(Nashville, TN)   At its annual international mitochondrial disease symposium, Mitochondrial Medicine 2018, the United Mitochondrial Disease Foundation recognized four individuals for their efforts to spread awareness about mitochondrial disease.

During the June 29, 2018 banquet, the UMDF honored Gail Wehling of Wayne, IL, the prestigious Stanley A. Davis Leadership Award.  The award is presented to a UMDF volunteer leader who exemplifies dedication to the UMDF.   The award was created to honor the organizations late Board Chairman, Stanley A. DavisWehling truly exemplifies the spirit of the award.   She is a leader that put others before herself. She has made a difference in the Chicago area and nationally for the mito-community.

Wehling first connected with the UMDF in 2000 as an affected adult although she was diagnosed with CPEO as a teenager. She established the first UMDF Chicago Support Group in 2003 and served as the local support group leader up until 2017. She also helped to form the UMDF Chicago Chapter in 2006.

Under Wehling’s leadership, UMDF Chicago held consistent support group meetings for over 13 years straight and that legacy continues! In addition to support group meetings, she arranged numerous guest speakers for special family educational meetings and also helped to arrange Grand Rounds at a number of Chicago’s top hospitals.  She has also been involved in many other local activities, including the Energy for Life Walkathon, where Team Gail has raised over $7,000 for the UMDF mission.

Nationally in 2006, Wehling was selected as a founding council member of the UMDF Adult Advisory Council Team (AACT) and continues to serve as co-chair.   Her tireless work and the work of fellow council members has furthered UMDF’s mission and AACT’s purpose of representing and serving the adult & young adult mito-community. “It is an honor and a privilege to represent, support and serve the adult & young adult mito-community,” Gail said.

Education, raising awareness and advocacy is a driving focus for Wehling, especially enrolling in patient registries and participating in clinical trials and studies. “(It) begins with us and now up to us, the mito-community, who have battled this disease for so long to take the first big step. Otherwise, we cannot reach our ultimate goal – finding treatments and cures for mitochondrial diseases and disorders. As long as I am able, my mission and lifework will be UMDF’s,” Wehling said.

The UMDF Heartstrings Award recognizes a child or teen that has donated or raise funds towards fulfillment of the UMDF mission.  The 2018 Heartstrings Award Winner is Catherine “Cadie” Wolf, 12, Lake City, Minnesota.   Four years ago, Cadie’s younger brother, Nathan, was diagnosed with mitochondrial disease.  Cadie hosted a “Muffins for Mito” fundraiser. She baked muffins, sold t-shirts and brought a lot of awareness to her local community about mitochondrial disease. For the past four  years, Cadie has organized a “Go Green” day at her school to raise awareness about Mitochondrial Disease  She has also been an inspiration to others in her family, encouraging them to keep up and match her Energy.   Cadie also volunteers for her church, several organizations in her community and at Give Kids the World.   Cadie truly has a service-heart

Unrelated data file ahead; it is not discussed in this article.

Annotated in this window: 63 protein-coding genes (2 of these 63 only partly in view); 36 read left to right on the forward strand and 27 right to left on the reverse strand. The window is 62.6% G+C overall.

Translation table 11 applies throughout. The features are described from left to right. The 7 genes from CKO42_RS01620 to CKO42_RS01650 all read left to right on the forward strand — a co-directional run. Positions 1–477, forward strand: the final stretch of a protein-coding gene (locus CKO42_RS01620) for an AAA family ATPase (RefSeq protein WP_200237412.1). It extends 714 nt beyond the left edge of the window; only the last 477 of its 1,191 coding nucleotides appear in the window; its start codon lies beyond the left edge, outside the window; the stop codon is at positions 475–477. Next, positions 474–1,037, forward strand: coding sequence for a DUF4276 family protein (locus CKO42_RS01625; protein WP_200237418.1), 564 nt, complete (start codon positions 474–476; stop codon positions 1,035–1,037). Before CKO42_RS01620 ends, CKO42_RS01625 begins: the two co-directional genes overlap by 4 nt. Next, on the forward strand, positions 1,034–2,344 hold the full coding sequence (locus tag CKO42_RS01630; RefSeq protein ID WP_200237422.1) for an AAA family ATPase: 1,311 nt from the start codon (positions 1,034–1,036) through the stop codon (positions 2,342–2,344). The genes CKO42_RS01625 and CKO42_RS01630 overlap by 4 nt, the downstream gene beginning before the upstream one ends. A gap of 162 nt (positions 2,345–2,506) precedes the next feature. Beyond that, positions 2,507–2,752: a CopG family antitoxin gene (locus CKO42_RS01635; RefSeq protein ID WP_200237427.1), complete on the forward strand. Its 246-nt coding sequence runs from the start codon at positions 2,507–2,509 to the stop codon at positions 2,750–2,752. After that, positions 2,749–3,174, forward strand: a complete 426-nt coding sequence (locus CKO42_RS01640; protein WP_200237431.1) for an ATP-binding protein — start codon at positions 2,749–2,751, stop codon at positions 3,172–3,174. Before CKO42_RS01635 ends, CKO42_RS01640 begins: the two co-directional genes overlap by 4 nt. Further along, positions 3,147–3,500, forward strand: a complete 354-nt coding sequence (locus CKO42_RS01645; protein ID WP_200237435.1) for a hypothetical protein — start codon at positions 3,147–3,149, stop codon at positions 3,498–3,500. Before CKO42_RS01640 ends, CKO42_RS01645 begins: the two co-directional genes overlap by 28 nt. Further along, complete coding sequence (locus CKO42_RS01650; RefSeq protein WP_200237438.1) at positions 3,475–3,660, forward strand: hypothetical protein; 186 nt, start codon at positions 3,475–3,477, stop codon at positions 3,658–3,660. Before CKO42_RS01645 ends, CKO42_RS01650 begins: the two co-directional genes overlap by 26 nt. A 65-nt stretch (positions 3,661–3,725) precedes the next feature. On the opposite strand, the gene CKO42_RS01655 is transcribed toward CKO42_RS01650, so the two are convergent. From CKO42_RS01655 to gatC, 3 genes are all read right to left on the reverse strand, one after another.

The 2018 LEAP Award Winner is Andy Garrison.   Garrison was 4 years old when he was diagnosed with Leigh’s Disease.  Andy wanted to do everything his active brothers did. When there were obstacles that he couldn’t overcome, he pushed others to find a way to help. As a result of his persistence, he has gone river rafting, kayaking, and snorkeling, camping, and even surfing. He attained the rank of Eagle Scout with the help of an encouraging scoutmaster. He has participated in therapeutic horseback riding for over 20 years. He attended college, living on campus for 2 years. And when that ended, he knew he wanted to live independently, which he now does with help from roommates and aides. Life for Andy has never been spent on the sidelines.  He lives near downtown Franklin where he wheels nearly every day. He’s made friends with the downtown merchants, residents and the many tourists who come to town. He’s proud to ask every one of them for support to fight this disease.

The Energy Award is designed to recognize an individual who embodies the spirit of the UMDF and its mission.  We are proud to recognize Angie Nunn of Millington, TN as the 2018 Energy Award recipient.   Angie has led the Jackson Culley MitoWhat 5k since 2010.  Having never met the Culley’s before, Angie had a crazy idea to hold a 5k race in honor of Jackson. Angie took charge, planned the route, contacted local businesses for sponsorships and plastered signs all over the town of Millington. That first 5k back in 2010 raised over $22,000.   For nine years, Angie, along with help from Cindy Kraft, has successfully marketed the event locally with signs and posters in the community and by maintaining an online presence. Angie’s leadership as chair of the Jackson Culley MitoWhat? 5k, is tireless. She delegates tasks to volunteers with respect and encouragement.   “Angie is the most passionate person about finding a cure for mitochondrial disease that I have ever met that DOES NOT have a family member with the disease,” said Emily Culley, Jackson’s mother. Over the course of those 9 years, Angie not only successfully raised over $190,000, she also raised awareness in Millington, TN.   Angie has always dedicated 100% of herself to the UMDF through the Jackson Culley MitoWhat? 5k.